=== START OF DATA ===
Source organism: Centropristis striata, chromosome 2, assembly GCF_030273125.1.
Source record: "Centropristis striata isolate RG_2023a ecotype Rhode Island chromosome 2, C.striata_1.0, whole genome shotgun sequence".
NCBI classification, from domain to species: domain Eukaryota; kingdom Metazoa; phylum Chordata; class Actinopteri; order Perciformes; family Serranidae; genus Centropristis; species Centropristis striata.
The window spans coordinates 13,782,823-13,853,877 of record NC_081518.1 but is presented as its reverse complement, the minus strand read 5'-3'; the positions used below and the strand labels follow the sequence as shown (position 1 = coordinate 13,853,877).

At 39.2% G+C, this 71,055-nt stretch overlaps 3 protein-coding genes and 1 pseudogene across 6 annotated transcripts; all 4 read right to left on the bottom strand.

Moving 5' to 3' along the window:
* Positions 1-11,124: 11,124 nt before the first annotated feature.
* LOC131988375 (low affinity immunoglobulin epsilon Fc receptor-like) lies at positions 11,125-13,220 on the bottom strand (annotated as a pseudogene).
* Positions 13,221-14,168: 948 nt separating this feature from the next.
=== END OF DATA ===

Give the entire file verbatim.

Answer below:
Source organism: Centropristis striata, chromosome 2, assembly GCF_030273125.1.
Source record: "Centropristis striata isolate RG_2023a ecotype Rhode Island chromosome 2, C.striata_1.0, whole genome shotgun sequence".
NCBI classification, from domain to species: domain Eukaryota; kingdom Metazoa; phylum Chordata; class Actinopteri; order Perciformes; family Serranidae; genus Centropristis; species Centropristis striata.
The window spans coordinates 13,782,823-13,853,877 of record NC_081518.1 but is presented as its reverse complement, the minus strand read 5'-3'; the positions used below and the strand labels follow the sequence as shown (position 1 = coordinate 13,853,877).

At 39.2% G+C, this 71,055-nt stretch overlaps 3 protein-coding genes and 1 pseudogene across 6 annotated transcripts; all 4 read right to left on the bottom strand.

Moving 5' to 3' along the window:
* Positions 1-11,124: 11,124 nt before the first annotated feature.
* LOC131988375 (low affinity immunoglobulin epsilon Fc receptor-like) lies at positions 11,125-13,220 on the bottom strand (annotated as a pseudogene).
* Positions 13,221-14,168: 948 nt separating this feature from the next.